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Federal Court identifies loophole in Canadian Patent Act

Fasken
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Intellectual Property

On December 24, 2020, the Federal Court issued the fourth trial decision under the amended Patented Medicines (Notice of Compliance) Regulations (Allergan Inc. v. Sandoz Canada Inc. et al, 2020 FC 1189, per Crampton CJ). Interesting comments prepared by my colleagues Alain Leclerc, Jason Markwell and myself.[1]

The Court gave a very narrow interpretation of section 53.1(1) that could allow in the future all licensee of a patent to avoid file wrapper estoppel.

Allergan is the exclusive Canadian licensee of RAPAFLO® (silodosin) 4mg and 8mg capsules for the treatment of benign prostatic hyperplasia. Sandoz filed an ANDS for approval to sell a generic version of the Allergan product in Canada and served a Notice of Allegation in respect of Canadian Patent 2507002. Allergan responded by commencing an action pursuant to section 6 of the PM(NOC) Regulations, and Sandoz filed a counterclaim for a declaration of invalidity.

The Court dismissed Allergan’s claim for patent infringement on the basis that Sandoz did not use an essential element of the claims, viz. wet granulation, to manufacture its product. The Court also dismissed Sandoz’s counterclaim because the claimed invention would not have been obvious to the skilled person at the claim date. While the case turned largely on the evidence and settled principles of law, two aspects of the ruling are noteworthy from a jurisprudential perspective:

1.  File wrapper estoppel: Section 53.1 of the Patent Act allows the Court to admit into evidence any written communication “made by the patentee” during prosecution to rebut any representation “made by the patentee” in any action or proceeding as to the construction of a claim in the patent. This provision came into force on October 30, 2019 and has been interpreted by the Court in only a handful of cases. Sandoz sought to rely on this rule to rebut an allegation made by Allergan in the action that “wet granulation” was not an essential element of the asserted claims. The Court held that section 53.1 did not apply because Allergan is a “licensee” under the patent, not a “patentee”, and did not communicate with the patent office during prosecution. Conversely, the “patentee”, Kissei Pharmaceutical Co., Ltd., a party defendant with separate counsel, did not “make any representation” to the Court in the action with respect to the construction of a claim in the patent. As such, the Court held that it could not consider the prosecution history in construing the patent claims, but “observe[d] in passing” that this is a “glaring example of the mischief that is implicitly permitted by the current wording of subsection 53.1(1).” The Court gave a very narrow interpretation of section 53.1(1) that could allow in the future all licensee of a patent to avoid file wrapper estoppel.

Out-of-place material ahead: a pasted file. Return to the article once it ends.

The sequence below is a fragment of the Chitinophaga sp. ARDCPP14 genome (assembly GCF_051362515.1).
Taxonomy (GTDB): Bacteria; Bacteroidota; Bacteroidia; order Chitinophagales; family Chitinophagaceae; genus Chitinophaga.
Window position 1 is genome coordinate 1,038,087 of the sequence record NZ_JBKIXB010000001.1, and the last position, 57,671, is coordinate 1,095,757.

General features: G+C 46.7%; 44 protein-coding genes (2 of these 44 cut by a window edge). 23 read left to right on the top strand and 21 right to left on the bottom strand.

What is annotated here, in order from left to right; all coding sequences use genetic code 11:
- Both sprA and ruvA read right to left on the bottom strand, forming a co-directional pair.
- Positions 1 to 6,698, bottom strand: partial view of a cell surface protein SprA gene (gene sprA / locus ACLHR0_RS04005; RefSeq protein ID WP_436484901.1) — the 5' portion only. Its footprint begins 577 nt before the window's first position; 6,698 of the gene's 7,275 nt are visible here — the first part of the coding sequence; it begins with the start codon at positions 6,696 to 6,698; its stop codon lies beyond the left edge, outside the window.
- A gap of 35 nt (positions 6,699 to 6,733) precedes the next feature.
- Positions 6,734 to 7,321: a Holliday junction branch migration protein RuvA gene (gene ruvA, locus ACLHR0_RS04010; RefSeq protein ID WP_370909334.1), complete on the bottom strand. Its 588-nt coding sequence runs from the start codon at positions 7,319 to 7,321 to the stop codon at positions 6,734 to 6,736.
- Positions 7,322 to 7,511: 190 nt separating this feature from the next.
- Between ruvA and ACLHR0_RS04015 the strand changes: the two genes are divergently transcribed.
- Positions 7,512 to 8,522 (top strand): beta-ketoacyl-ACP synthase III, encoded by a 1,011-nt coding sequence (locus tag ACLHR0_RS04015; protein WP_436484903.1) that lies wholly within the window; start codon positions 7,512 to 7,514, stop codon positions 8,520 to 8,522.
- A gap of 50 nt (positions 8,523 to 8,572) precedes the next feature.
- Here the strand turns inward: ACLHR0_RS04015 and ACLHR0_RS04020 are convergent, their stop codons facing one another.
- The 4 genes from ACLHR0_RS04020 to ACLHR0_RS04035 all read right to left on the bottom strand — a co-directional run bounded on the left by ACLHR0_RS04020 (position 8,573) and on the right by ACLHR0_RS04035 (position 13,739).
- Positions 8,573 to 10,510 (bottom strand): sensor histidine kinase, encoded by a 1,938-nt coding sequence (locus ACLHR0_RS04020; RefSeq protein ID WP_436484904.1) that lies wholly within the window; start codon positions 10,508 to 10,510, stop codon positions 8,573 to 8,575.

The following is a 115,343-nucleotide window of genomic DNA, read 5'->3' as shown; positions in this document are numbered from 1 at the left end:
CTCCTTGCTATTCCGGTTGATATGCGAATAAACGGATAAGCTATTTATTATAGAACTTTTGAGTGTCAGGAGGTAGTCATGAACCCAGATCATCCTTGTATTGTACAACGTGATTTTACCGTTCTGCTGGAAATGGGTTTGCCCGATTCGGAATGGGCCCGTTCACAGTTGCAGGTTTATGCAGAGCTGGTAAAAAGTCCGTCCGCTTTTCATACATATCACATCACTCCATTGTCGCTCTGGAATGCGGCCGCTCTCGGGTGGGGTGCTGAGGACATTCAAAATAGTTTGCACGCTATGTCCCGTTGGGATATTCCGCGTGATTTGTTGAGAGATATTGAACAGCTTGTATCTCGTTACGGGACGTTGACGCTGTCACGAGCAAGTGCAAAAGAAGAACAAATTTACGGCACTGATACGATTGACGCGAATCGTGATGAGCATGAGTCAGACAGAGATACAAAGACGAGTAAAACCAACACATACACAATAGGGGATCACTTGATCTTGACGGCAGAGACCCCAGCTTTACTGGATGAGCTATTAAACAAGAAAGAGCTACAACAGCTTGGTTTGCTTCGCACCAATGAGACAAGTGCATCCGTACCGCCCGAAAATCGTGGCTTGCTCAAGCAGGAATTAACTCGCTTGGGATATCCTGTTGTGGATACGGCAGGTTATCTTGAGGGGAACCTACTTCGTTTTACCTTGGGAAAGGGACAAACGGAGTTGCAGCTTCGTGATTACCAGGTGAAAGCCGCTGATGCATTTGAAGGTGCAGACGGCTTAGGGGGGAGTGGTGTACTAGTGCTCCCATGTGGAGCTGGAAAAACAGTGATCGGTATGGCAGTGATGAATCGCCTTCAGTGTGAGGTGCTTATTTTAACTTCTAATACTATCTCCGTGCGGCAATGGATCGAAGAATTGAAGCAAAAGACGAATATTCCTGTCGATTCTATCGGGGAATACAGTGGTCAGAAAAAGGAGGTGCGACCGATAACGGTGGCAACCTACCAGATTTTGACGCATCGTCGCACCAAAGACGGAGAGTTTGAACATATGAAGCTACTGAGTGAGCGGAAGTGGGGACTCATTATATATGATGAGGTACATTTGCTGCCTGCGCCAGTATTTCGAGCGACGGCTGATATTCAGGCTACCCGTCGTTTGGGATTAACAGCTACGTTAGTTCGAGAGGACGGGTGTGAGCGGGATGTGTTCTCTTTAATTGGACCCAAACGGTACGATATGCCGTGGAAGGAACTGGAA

2.  Inventive concept: The Supreme Court of Canada has held that inventiveness (non-obviousness) must be determined by comparing the “inventive concept” of each asserted claim to the state of the art at the relevant claim date (Sanofi 2008). However, in a few recent cases, the Court of Appeal noted that identifying the “inventive concept” often leads to distraction and unnecessary satellite debates. To avoid this problem, the Court urged trial judges to “simply avoid the inventive concept altogether and pursue to the alternate course of construing the claim” (CIBA, 2017).

The Court considered it “necessary to supplement” the claims with “four additional details in the patent specification that permit the inventive concept to be fully and fairly understood...

In the present case, the Court rejected Sandoz’s invitation to follow the “alternate course” recommended by the Court of Appeal because it was “readily apparent … that the claims alone do not provide sufficient information to properly and fairly understand the innovative (sic) concept or to perform the … obviousness analysis.” Accordingly, the Court considered it “necessary to supplement” the claims with “four additional details in the patent specification that permit the inventive concept to be fully and fairly understood, and then compared with the prior “state of the art” in the third step of the overall analysis.” Using this yardstick, the Court held that the subject matter of the asserted claims would not have been obvious to the skilled person as of the claim date.

In conclusion, it is apparent from this decision that there is a loophole in the application of file wrapper estoppel in Canada, namely, if a licensee sues for patent infringement, then previous statements made by the licensor/patentee during prosecution cannot be raised under Section 53.1 of the Patent Act. The decision is also a reminder that construction starts with the language used in the claims, but when “it is not possible to fully grasp the nature of the inventive concept from those claims”, the Court may seek guidance from the description of the invention to determine the “inventive concept” for analyzing obviousness allegations. Thus, a patent description may provide critical input into the inventive concept. 

 

 


[1]  Please note this article was initially posted on LinkedIn Pulse by Julie Desrosiers : Federal Court indentifies loophole in Canadian Patent Act | LinkedIn.

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